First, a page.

The $12 Million Maltese

Can Leona Helmsley’s heirs contest her will?

Leona Helmsley and her dog, Trouble

Deceased billionaire Leona Helmsley left $12 million for what appears to be the care of her dog Trouble, according to documents (PDF) released Tuesday. Meanwhile, the Queen of Mean left her brother $15 million and two of her grandkids $10 million each, but she cut two other grandkids out from the inheritance “for reasons which are known to them.” How do you contest a will?

Prove that it wasn’t properly signed or that the deceased was under coercion or mentally incapacitated. A probate court could rule the will invalid if Helmsley had been threatened, tricked into thinking she was signing another document, or had her signature forged. Otherwise, relatives in search of a bigger payout would need to show that Helmsley signed in good faith but didn’t understand what she was doing.

The hotelier’s mental faculties had weakened in recent years, and she’d turned over control of her real-estate company to a team of lawyers. But it’s not clear that Helmsley couldn’t make informed decisions back in 2005, when she made her will. (Even someone who’s generally demented can make a valid signature if she’s having what’s called a lucid moment.) She signed the will in front of three witnesses, who were supposed to withhold their signatures if they knew she wasn’t of sound mind. To convince the court that Helmsley was mentally incapacitated, one might need to prove that the witnesses were mistaken—or that they were themselves incapacitated.

If the heirs can’t invalidate the will, they might still be able to get their hands on Trouble’s money. If Helmsley provided for the dog under what’s called a “statutory pet trust,” then a court can rule that some of the $12 million should be redistributed. In New York, a statutory pet trust can be challenged if it “substantially exceeds the amount required for the intended use.” If a judge decides to shift money out of the trust, it’s more likely to end up going to her charitable trust than to her relatives, since that’s where the bulk of her property—worth a reputed $2.5 billion—went. On the other hand, if Helmsley set up a traditional pet trust for Trouble, the courts would be less likely to reduce its size. * (Statutory trusts provide more court supervision and can be very easy to draw up, but they’re not available everywhere.)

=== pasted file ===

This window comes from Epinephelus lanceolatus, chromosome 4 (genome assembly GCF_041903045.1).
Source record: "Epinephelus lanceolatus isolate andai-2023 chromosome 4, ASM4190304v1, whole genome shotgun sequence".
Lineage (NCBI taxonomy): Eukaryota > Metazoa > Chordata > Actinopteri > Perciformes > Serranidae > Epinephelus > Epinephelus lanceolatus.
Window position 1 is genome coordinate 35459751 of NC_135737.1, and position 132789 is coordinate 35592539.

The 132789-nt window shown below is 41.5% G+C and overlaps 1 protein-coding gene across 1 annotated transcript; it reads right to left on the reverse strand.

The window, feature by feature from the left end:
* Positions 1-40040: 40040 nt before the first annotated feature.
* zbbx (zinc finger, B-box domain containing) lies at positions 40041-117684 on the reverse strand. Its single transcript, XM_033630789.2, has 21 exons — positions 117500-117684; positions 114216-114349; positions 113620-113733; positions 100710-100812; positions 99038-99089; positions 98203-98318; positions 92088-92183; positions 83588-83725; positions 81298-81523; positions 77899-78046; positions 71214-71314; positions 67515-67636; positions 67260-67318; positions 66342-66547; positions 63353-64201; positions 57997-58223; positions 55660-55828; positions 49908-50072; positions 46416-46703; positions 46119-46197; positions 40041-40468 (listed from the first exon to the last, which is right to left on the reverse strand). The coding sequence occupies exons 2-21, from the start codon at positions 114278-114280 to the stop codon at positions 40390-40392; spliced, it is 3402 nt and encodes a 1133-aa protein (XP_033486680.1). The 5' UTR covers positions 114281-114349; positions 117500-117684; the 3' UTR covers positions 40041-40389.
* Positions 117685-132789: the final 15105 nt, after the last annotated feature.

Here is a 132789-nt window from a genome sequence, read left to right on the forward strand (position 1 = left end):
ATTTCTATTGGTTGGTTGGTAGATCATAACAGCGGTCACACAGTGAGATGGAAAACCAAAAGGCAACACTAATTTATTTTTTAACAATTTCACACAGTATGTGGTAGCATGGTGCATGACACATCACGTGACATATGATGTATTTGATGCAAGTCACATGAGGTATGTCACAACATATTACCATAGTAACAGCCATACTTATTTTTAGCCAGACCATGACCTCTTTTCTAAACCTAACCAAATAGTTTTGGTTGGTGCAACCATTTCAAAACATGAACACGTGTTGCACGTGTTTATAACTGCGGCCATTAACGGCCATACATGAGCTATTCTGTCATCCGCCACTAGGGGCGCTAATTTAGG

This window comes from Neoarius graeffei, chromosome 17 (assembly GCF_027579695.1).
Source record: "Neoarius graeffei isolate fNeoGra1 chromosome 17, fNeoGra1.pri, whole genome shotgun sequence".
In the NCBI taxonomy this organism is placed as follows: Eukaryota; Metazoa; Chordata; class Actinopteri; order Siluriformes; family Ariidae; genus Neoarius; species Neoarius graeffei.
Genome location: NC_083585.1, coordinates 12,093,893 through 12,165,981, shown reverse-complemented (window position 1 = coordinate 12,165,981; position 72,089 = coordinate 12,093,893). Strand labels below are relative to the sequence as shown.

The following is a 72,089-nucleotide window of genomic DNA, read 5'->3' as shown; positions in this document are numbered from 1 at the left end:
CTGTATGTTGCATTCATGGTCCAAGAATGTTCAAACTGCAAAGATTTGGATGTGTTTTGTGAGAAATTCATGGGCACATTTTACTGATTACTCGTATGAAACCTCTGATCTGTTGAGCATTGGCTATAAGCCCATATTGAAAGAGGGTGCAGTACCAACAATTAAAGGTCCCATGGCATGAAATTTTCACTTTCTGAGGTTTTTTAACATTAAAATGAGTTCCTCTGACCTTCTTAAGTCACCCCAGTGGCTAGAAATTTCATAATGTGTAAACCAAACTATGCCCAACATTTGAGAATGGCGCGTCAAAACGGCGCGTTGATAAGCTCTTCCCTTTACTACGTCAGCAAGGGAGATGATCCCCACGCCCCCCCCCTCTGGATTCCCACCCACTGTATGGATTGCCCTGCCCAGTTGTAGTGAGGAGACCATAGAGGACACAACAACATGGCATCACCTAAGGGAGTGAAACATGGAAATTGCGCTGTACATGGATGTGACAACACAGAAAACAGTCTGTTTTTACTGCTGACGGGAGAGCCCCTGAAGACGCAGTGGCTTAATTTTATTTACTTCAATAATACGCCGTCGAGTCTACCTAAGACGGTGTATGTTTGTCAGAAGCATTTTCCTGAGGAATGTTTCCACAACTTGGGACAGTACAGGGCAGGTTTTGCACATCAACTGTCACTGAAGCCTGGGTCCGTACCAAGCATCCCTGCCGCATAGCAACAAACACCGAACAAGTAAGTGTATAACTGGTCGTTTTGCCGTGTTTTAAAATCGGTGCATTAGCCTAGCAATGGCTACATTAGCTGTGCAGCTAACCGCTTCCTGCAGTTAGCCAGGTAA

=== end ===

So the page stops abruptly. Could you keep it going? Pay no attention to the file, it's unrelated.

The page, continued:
Without a successful challenge, the $12 million trust can easily generate $600,000 a year in income for the dog. But what will happen to the money left over when Trouble finally joins Helmsley and her husband in their million-dollar mausoleum?

We can’t know for sure, since the trust (unlike the will) isn’t a public document. We do know from the will that the money in the trusts for her grandchildren and brother will go to her charitable trust after they die; the pet trust might be set up in the same way. In the meantime, Trouble joins the ranks of trust-fund pets like Rodeo, a Shar-Pei that received a $100,000 trust from tobacco heiress Doris Duke. British pop star Dusty Springfield provided for her cat Nicholas with a very specific set of instructions in her will. He was to be given baby food, a bed lined with her nightgown, and the opportunity to “marry” another cat. Her songs were also to be played to him each night.

Got a question about today’s news? Ask the Explainer.

Explainer thanks Gerry Beyer of the Texas Tech University School of Law, Steve Hartnett of the American Academy of Estate Planning Attorneys, and Michael Whitty of Winston & Strawn.

Correction, Aug. 31, 2007: The article originally said courts would not be able to reduce the size of traditional pet trusts. (Return to the corrected sentence.)